I Brought us to a Ghost Town

After 22 hours of travelling from Malaysia we finally touched down in New Zealand. We were tired, dirty and sore (particularly me from cradling Nu in my arms all night). After a few meltdowns, collecting our baggage, getting our rental car and downing nearly a liter of coffee each, we hit the road to begin our North Island road trip. Sami was feeling thankful for the left sided driving experience he had gained in Malaysia…where you can knock over a few motor bikes and people will just laugh about it.

Our first stop was Raglan – a really cute little beach town on the West coast about two hours south of Auckland. We stayed in a little ‘bach’ near town, which was very basic and rustic but comfortable. In case you are wondering, a ‘bach’ is what the Kiwi’s call a cottage. You can check it out here. Unfortunately it was pouring rain while we were there so we didn’t get to experience the amazing beaches but we loved the sort of rich hippy vibe of the place, with the cute shops and organic cafes.

We slept like rocks that night and woke up at 10:45 in a panic because there would be new guest arriving in 15 minutes. We loaded up the car and made a pit stop for snacks at a grocery store nearby. We picked up a few Afghans (not hitchhikers – the famous NZ cookie) and made our may to the Waitomo caves. For more info on these politically incorrect cookies, see here.

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These caves were known to the Maori for centuries but it wasn’t until a British surveyor persuaded a Maori chief to guide him into the tunnels that it was opened to the public. The management of the cave was eventually taken over by the government but in 1989 the land and cave were returned to descendants of Chief Tane, who now play an important role in the operation of this amazing tourist attraction. The glowworm cave, in which we descended, has to be one of the most magical places on earth. We weren’t able to take photos because the light disrupts the glowworms but here is a picture from the Waitomo cave website to give you an idea of it’s beauty.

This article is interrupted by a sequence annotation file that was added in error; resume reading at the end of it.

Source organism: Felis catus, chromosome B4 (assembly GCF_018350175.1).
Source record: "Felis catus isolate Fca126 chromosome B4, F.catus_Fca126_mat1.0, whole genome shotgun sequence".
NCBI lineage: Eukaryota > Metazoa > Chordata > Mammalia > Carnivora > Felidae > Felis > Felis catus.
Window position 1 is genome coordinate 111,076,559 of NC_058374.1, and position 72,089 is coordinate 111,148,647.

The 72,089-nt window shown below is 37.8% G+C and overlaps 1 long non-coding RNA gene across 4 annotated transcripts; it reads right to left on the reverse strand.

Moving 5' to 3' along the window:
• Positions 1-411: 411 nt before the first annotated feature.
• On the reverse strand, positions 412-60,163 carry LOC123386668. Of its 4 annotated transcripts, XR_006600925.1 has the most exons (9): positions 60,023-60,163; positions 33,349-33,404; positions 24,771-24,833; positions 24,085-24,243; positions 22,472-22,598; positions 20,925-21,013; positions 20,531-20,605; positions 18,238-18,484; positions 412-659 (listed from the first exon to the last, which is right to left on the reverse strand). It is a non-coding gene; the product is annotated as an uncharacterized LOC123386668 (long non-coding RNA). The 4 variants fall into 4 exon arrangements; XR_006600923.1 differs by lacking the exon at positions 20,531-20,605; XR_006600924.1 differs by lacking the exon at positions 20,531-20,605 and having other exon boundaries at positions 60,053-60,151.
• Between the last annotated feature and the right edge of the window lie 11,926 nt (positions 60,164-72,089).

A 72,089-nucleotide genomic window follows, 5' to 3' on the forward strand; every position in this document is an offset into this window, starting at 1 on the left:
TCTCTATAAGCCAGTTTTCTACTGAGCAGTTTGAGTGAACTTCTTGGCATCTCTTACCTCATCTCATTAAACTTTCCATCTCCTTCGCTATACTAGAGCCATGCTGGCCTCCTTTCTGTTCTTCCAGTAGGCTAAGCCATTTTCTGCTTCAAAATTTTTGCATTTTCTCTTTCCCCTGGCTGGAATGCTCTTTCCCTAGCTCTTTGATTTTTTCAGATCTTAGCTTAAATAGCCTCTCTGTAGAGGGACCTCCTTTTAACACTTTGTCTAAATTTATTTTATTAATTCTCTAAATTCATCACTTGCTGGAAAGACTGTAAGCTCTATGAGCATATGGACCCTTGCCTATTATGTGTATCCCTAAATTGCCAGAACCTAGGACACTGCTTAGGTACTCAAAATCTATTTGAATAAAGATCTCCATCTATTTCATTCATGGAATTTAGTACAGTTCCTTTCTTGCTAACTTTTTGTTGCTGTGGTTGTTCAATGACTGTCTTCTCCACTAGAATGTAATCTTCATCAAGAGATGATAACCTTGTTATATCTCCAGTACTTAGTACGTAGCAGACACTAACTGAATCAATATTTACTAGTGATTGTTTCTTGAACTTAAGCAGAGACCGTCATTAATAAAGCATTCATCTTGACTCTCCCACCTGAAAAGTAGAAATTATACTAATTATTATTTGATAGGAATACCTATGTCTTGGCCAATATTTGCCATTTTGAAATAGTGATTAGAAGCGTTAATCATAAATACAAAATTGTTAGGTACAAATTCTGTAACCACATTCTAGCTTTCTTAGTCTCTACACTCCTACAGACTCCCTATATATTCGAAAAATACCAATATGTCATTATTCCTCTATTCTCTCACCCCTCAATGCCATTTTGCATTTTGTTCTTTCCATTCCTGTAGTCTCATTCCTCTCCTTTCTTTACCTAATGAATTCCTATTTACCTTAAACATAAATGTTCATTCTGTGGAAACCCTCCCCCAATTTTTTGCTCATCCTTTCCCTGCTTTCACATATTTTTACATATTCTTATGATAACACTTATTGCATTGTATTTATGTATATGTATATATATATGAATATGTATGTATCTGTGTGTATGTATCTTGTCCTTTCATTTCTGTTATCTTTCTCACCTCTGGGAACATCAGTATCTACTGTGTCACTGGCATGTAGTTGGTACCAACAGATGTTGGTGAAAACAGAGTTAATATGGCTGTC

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I have to be honest that when picking places for us to stay along the way I really did very little research about each town. I knew what I had in mind – a two week drive around the North island with equal driving distances of a max of 4 hours. When you combine this criteria with dates and budget on Airbnb you aren’t left with that many options. So I guess I shouldn’t have been too surprised when we arrived in our second destination and found the town was nearly abandoned.

I’ll admit I was a little frightened at first but after spending a few days here I am so happy that we happened to land in this place. Raetihi has a bit of a sad story of boom and bust. It was once a lively and prosperous town that thrived off the timber industry and had nearly 150 saw mills. Unfortunately, in the early 1900’s there wasn’t much foresight for the industry’s future and the forests were massively over harvested. By 1947, the old hardwood forests had nearly disappeared and all but two sawmills closed shop. Businesses shut down and people left the town in search of economic opportunities elsewhere. Today, Raetihi’s main street has more empty store fronts than businesses and has a small population of 1,002 – the majority of whom are Maori.

It actually seems quite serendipitous that we ended up in Raetihi because the story of this town is basically the plot of the movie ‘Cars’, which I have now watched at least 100 times with Nu and could recite word for word. And as with Radiator Springs, there is always hope at the end of the tunnel. There is a sense that the community is making an effort to save the town they love so much and ironically, it may be the uncut forests protected within the nearby Wanganui and Tongariro National Parks that ultimately save this town.

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For those of you who have had the joy of watching ‘Cars’ as many times as I have, you will know the character Sally. Well, she was basically our host (expect human). Leonie is an artist and runs an adorable little shop called the Barbed Wire Gallery with two guesthouses in the back (not unlike the Cozy Cone Motel…last ‘Cars’ reference I promise). We loved this perfect little spot and its sparse but beautiful surroundings.